In the excitement of a good pickup basketball game or even a leisurely game of tag, children might not notice the temperature rising.
But as the day progresses, their bodies react to the heat, and if children aren’t careful, they could come down with heat cramps, heat exhaustion, or heat stroke.
The body’s natural control mechanisms normally adjust to the heat. But those systems could fail if exposed to high temperatures for prolonged periods.
Here are some tips for beating the heat and staying cool:
Limit most exercise or at least the most strenuous exercise to the coolest part of the day — early morning or late afternoon.
Have children wear clothing that is loose, lightweight, and light-colored. Choose clothing that draws perspiration away from the skin to keep the body cooler — cotton T-shirts and shorts, for example.
Make sure children drink plenty of water – don’t wait until they say they’re thirsty to take a drink. The thirst mechanism kicks in only after a body is too depleted. If children are exercising heavily in hot weather, aim for two to four glasses every hour.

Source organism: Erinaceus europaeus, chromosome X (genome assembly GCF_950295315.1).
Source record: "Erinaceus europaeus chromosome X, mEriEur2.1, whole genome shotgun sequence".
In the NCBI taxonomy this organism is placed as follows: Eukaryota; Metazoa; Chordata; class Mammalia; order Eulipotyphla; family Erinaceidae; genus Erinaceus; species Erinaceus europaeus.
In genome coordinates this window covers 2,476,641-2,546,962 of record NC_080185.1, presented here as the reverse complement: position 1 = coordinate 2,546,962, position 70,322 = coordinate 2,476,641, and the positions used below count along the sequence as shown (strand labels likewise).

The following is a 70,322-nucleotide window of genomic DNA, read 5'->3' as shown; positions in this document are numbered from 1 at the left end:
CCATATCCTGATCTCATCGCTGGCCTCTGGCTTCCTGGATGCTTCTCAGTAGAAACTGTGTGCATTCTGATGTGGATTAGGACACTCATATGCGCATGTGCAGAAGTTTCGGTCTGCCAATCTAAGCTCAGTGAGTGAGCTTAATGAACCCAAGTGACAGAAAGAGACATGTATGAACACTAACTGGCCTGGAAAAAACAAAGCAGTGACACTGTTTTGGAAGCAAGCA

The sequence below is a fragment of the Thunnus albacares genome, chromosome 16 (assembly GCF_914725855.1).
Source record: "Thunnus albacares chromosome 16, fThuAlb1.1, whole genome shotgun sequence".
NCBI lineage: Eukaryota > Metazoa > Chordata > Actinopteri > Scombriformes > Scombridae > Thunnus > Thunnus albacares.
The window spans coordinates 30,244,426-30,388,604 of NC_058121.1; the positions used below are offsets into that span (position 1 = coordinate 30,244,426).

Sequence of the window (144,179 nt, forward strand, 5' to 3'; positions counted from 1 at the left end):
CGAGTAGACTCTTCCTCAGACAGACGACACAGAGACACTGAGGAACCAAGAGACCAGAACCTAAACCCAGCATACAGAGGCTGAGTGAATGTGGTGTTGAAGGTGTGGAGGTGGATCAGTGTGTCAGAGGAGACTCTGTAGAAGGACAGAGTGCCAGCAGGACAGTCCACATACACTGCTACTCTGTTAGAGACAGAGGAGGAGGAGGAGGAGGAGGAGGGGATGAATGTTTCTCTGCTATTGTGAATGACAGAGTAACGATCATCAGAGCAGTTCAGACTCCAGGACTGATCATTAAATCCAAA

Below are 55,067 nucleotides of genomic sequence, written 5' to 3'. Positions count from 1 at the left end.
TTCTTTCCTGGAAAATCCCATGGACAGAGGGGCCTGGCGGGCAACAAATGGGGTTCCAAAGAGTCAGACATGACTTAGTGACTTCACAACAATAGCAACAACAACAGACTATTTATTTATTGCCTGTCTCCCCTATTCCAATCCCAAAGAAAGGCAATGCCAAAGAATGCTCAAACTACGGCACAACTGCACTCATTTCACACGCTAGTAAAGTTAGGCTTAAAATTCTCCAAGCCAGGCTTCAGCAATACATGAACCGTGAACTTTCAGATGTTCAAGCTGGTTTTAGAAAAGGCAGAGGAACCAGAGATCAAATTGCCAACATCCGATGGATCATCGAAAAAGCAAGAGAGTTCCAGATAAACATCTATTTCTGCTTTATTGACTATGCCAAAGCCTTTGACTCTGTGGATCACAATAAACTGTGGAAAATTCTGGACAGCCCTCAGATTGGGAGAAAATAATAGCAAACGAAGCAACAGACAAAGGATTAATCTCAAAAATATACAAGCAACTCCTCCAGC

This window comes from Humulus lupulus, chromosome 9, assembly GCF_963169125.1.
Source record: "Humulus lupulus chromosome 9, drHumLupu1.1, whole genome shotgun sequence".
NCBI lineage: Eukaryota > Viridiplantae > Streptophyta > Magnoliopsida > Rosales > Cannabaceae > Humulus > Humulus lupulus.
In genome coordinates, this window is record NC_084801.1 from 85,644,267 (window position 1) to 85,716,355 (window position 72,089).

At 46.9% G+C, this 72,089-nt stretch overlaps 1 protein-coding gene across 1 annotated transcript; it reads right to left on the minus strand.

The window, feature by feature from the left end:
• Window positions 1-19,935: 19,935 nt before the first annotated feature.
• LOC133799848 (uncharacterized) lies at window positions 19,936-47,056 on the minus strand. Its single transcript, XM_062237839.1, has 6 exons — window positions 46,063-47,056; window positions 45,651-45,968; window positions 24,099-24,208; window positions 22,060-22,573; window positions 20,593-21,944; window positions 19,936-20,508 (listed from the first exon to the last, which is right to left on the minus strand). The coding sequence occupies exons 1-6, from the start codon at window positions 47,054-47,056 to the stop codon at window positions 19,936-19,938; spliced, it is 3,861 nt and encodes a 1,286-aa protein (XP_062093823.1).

Stay away from liquids that contain caffeine or lots of sugar — these actually cause the body to lose more fluid. Also, remember that a drink that is too cold might cause stomach cramps.
Make sure children periodically take a break in a shady area to cool down.
These are all smart, effective practices for beating the heat.